The TAKE with MaryAlice Parks
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He is not the first and surely will not be the last; like many before him President Donald Trump cloaks himself in the Constitution when convenient and looks for a workaround when it's not.
Within 24 hours, Trump mentioned his support of the Second Amendment to fend of questions about gun-safety reforms, but also seemed to flippantly disregard the Fourteenth.
Speaking to reporters outside the White House on Wednesday, the president said his administration was "seriously" looking into birthright citizenship, the constitutional right to citizenship afforded to all born on U.S. soil.
"Birthright citizenship, where you have a baby on our land -- you walk over the border, have a baby – congratulations, the baby is now a U.S. citizen," Trump said. "It's – it's frankly ridiculous."
Of course, the president this week has continued to slam those who disagree with him and even suggested a lack of patriotism on their part. It's an M.O. of his that is arguably at odds with any celebration of the freedom of speech granted in the First Amendment.
Side note, looking beyond this week, he has often scoffed at Article 2, Section 2, which gives the Senate the power to approve -- or not -- his appointments.
But in the last few days alone, his love-hate relationship with the Constitution continues to be apparent.
The RUNDOWN with Alisa Wiersema
For a second day in a row, Trump publicly accused American Jews of disloyalty if they voted for Democrats, and said he had not heard criticism of his comments being interpreted as anti-Semitic.
"In my opinion, you vote for a Democrat, you're being very disloyal to Jewish people and you're being very disloyal to Israel, and only weak people would say anything other than that," the president said Wednesday, when asked by a reporter to clarify to whom Jews were being disloyal.
Trump appears to be seizing on the issue of loyalty as part of a continuing effort to make Israel a political topic and draw lines ahead of the 2020 election. In light of mounting criticism that these comments evoke anti-Semitic tropes, the president's attempts at creating a wedge issue are not as clear cut as he may have hoped. On the campaign trail, not all 2020 Democrats have weighed in on the president's comments, but many of the immediate reactions from his challengers put his own loyalties into question, while also calling out his tactics.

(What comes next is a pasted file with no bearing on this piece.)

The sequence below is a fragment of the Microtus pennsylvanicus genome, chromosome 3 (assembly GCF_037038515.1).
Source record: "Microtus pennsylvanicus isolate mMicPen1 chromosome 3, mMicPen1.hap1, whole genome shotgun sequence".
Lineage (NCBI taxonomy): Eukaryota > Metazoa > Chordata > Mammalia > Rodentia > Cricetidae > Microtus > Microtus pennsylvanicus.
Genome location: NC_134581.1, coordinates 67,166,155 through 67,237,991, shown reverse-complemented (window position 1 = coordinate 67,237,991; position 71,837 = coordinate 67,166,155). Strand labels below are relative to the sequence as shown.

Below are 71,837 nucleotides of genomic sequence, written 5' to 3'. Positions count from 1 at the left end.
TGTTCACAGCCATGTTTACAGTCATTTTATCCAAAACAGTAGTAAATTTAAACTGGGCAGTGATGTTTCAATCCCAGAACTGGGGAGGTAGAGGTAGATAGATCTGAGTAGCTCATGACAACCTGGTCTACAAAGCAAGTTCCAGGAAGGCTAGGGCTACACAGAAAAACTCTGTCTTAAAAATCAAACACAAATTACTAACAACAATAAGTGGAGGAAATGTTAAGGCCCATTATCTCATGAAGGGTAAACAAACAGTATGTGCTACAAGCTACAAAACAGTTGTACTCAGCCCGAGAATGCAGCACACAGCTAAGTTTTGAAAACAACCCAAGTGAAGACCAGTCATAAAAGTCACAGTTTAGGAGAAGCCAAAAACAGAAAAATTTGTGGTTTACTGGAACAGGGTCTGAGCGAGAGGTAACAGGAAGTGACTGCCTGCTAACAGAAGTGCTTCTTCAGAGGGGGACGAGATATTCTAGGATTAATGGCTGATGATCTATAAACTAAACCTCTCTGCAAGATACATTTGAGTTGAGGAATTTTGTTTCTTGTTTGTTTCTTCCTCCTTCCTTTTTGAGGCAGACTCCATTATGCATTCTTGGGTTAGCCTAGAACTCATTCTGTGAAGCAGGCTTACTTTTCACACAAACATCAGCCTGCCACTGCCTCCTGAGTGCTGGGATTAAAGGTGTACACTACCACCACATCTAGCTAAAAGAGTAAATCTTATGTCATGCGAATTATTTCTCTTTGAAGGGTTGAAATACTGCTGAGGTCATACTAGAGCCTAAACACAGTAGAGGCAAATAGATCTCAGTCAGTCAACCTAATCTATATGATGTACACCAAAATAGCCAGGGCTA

"I just find it stunning that we tolerate a person in the highest office in the land that continues to try to divide us against each other, to demean and degrade us," Sen. Cory Booker said at the Iowa Federation of Labor Convention on Wednesday.
Trump's current top-polling challenger, former Vice President Joe Biden echoed those sentiments, and called the president's comments, "a dog whistle."
Meanwhile, Trump's Republican allies have generally stayed out of the fray, and one of his top international allies -- Israeli Prime Minister Benjamin Netanyahu -- has remained silent, as well. On Wednesday, Trump campaign chief operating officer Michael Glassner issued a statement defending the president's record but did not specifically defend the president's accusations against American Jews voting for Democrats or mention loyalty at all.